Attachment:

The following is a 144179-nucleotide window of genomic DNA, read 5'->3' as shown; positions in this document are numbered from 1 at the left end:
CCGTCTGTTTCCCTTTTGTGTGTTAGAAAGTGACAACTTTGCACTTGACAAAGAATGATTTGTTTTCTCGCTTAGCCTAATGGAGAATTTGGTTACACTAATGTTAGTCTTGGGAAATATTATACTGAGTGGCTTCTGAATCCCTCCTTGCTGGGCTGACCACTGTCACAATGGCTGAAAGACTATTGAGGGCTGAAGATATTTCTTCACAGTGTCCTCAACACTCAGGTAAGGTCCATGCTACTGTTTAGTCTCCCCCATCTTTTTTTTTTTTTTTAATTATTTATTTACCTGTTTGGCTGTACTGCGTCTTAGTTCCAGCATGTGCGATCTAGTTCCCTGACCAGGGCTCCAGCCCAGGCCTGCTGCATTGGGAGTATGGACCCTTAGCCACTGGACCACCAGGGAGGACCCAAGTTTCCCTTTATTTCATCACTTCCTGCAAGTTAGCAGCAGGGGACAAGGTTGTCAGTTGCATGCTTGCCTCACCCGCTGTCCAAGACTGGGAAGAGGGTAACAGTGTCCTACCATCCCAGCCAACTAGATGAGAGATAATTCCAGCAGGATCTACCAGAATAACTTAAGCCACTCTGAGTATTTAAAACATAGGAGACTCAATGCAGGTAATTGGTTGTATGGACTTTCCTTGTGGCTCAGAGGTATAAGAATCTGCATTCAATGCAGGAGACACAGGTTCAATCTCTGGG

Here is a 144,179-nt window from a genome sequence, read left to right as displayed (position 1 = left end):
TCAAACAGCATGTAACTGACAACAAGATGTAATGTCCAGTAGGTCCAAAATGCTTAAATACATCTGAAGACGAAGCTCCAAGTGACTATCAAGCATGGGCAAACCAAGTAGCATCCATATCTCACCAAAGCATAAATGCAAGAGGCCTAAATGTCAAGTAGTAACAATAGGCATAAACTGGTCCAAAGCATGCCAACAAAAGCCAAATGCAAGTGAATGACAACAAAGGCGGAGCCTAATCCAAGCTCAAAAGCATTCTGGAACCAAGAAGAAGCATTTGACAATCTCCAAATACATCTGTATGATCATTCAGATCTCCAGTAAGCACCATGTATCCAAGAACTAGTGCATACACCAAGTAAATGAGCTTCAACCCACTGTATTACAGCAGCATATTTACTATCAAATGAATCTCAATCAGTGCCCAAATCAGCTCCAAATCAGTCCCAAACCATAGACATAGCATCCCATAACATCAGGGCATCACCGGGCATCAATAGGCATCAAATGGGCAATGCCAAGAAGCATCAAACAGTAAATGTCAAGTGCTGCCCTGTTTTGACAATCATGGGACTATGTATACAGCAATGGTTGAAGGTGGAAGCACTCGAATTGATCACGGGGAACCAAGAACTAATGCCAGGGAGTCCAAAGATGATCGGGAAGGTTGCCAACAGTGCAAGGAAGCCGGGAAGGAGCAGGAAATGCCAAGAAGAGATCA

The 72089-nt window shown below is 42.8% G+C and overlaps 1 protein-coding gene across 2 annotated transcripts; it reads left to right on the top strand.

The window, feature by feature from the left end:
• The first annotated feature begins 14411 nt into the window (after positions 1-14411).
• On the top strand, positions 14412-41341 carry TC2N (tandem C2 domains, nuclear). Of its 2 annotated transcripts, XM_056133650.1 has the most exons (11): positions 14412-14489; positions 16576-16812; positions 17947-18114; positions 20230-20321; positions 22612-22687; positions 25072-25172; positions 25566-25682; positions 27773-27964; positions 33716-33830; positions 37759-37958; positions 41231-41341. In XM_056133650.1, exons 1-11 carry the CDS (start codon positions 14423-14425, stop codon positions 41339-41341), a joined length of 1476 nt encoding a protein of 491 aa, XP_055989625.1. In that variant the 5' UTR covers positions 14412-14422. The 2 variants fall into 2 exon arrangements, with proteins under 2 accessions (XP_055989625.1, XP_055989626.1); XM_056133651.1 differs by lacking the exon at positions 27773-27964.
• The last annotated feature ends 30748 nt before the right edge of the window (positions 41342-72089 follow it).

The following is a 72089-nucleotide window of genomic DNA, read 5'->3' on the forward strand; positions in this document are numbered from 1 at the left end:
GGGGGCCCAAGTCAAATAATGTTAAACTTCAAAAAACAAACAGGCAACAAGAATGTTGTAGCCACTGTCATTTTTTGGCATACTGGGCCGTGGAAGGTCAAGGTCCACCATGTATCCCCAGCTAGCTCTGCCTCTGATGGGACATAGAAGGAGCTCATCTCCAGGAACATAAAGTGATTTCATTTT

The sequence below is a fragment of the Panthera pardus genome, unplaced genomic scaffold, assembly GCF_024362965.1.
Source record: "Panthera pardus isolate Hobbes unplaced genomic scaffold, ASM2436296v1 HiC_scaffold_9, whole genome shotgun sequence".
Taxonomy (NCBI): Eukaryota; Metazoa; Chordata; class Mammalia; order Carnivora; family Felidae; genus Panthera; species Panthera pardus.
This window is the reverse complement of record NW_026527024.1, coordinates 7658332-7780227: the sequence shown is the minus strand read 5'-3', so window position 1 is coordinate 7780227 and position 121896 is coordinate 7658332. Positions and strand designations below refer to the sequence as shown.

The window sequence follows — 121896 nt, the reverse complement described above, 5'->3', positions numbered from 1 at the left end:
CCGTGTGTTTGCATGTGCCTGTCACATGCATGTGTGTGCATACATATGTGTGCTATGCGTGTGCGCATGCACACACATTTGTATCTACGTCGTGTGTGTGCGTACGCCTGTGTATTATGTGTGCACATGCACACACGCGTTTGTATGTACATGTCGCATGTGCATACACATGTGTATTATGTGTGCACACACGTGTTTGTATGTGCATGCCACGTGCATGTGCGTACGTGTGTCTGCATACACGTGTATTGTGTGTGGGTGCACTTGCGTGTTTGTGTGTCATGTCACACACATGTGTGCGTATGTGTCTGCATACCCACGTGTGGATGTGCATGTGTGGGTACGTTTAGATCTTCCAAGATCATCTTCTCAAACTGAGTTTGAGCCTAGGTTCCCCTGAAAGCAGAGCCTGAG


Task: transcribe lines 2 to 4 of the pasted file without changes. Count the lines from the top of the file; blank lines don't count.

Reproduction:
CCGTCTGTTTCCCTTTTGTGTGTTAGAAAGTGACAACTTTGCACTTGACAAAGAATGATTTGTTTTCTCGCTTAGCCTAATGGAGAATTTGGTTACACTAATGTTAGTCTTGGGAAATATTATACTGAGTGGCTTCTGAATCCCTCCTTGCTGGGCTGACCACTGTCACAATGGCTGAAAGACTATTGAGGGCTGAAGATATTTCTTCACAGTGTCCTCAACACTCAGGTAAGGTCCATGCTACTGTTTAGTCTCCCCCATCTTTTTTTTTTTTTTTAATTATTTATTTACCTGTTTGGCTGTACTGCGTCTTAGTTCCAGCATGTGCGATCTAGTTCCCTGACCAGGGCTCCAGCCCAGGCCTGCTGCATTGGGAGTATGGACCCTTAGCCACTGGACCACCAGGGAGGACCCAAGTTTCCCTTTATTTCATCACTTCCTGCAAGTTAGCAGCAGGGGACAAGGTTGTCAGTTGCATGCTTGCCTCACCCGCTGTCCAAGACTGGGAAGAGGGTAACAGTGTCCTACCATCCCAGCCAACTAGATGAGAGATAATTCCAGCAGGATCTACCAGAATAACTTAAGCCACTCTGAGTATTTAAAACATAGGAGACTCAATGCAGGTAATTGGTTGTATGGACTTTCCTTGTGGCTCAGAGGTATAAGAATCTGCATTCAATGCAGGAGACACAGGTTCAATCTCTGGG

Here is a 144,179-nt window from a genome sequence, read left to right as displayed (position 1 = left end):
TCAAACAGCATGTAACTGACAACAAGATGTAATGTCCAGTAGGTCCAAAATGCTTAAATACATCTGAAGACGAAGCTCCAAGTGACTATCAAGCATGGGCAAACCAAGTAGCATCCATATCTCACCAAAGCATAAATGCAAGAGGCCTAAATGTCAAGTAGTAACAATAGGCATAAACTGGTCCAAAGCATGCCAACAAAAGCCAAATGCAAGTGAATGACAACAAAGGCGGAGCCTAATCCAAGCTCAAAAGCATTCTGGAACCAAGAAGAAGCATTTGACAATCTCCAAATACATCTGTATGATCATTCAGATCTCCAGTAAGCACCATGTATCCAAGAACTAGTGCATACACCAAGTAAATGAGCTTCAACCCACTGTATTACAGCAGCATATTTACTATCAAATGAATCTCAATCAGTGCCCAAATCAGCTCCAAATCAGTCCCAAACCATAGACATAGCATCCCATAACATCAGGGCATCACCGGGCATCAATAGGCATCAAATGGGCAATGCCAAGAAGCATCAAACAGTAAATGTCAAGTGCTGCCCTGTTTTGACAATCATGGGACTATGTATACAGCAATGGTTGAAGGTGGAAGCACTCGAATTGATCACGGGGAACCAAGAACTAATGCCAGGGAGTCCAAAGATGATCGGGAAGGTTGCCAACAGTGCAAGGAAGCCGGGAAGGAGCAGGAAATGCCAAGAAGAGATCA